Published on July 6th,2011 at 3:16 PM
By >DigInfo TV

“Immersive Digital Entertainment” VR System by Crescent

Crescent, Inc. showed its Immersive Digital Entertainment VR system at the 3D & Virtual Reality Exhibition.

The Immersive Digital Entertainment system makes use of a head-mounted display, so users can experience a full 360 degree virtual space. Takahiko Akiyama of 4D Brain, the visual effects art director for the Final Fantasy movie, also worked on content development.

“Right now there are industrial designs for this kind of so-called virtual reality where a person can enter a virtual world in a 360 degree room, which are used in industry as well as medicine. We think it could also be used for entertainment. Up until now we have enjoyed these kinds of scenes on TV and in movies, but it is not like the viewer is actually inside the space on that kind of screen, so we want to make an entertainment system where people can enjoy being inside that world.”

The Immersive Digital Entertainment platform integrates a wearable head-mounted display, Virtools real-time rendering technology, image analysis technology, and super high definition motion capture cameras, all of which makes it possible to capture the users movements as well as the items they grasp in the VR space in real time.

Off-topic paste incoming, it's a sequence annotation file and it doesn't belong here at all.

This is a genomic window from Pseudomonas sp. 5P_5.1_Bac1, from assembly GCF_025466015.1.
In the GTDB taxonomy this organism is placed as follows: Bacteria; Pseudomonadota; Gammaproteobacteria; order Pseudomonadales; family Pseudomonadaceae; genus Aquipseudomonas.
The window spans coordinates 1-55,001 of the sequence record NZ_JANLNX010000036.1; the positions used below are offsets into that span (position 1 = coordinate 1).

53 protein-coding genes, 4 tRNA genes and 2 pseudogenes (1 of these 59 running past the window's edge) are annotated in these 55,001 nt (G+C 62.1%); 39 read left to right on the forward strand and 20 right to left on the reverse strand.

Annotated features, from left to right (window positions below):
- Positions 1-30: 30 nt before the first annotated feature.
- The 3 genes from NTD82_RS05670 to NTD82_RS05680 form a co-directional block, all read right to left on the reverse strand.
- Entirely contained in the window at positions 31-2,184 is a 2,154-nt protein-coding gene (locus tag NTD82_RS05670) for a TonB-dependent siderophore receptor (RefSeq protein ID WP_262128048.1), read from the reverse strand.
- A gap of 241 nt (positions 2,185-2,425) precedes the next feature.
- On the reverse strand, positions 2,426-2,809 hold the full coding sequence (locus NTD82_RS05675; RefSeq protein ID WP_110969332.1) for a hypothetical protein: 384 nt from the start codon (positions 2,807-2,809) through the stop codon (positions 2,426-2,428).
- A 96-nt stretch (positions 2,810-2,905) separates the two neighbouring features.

“For example, if a new device were combined with this system the images could be made to change rapidly depending on what the user is thinking, so it could be used for relaxation or for biofeedback, as the user could see changes in the image depending on what the user is thinking, and then feel changes in himself. That would be more than a simple game, it would be a new type of entertainment, which is why we wanted to call it Immersive Digital Entertainment.”

This Video is provided to you by DigInfo.tv, AkihabaraNews Official Partner.


Category Software
              
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Comments
 

  • Anonymous

    The IR/reflective ball tech seems to be bulky compared to the electromagnetic(?) system already found in many VR pods.  Why’d they go with the IR method?  Cost effectiveness?  More robust?  Easier to scale up?

 

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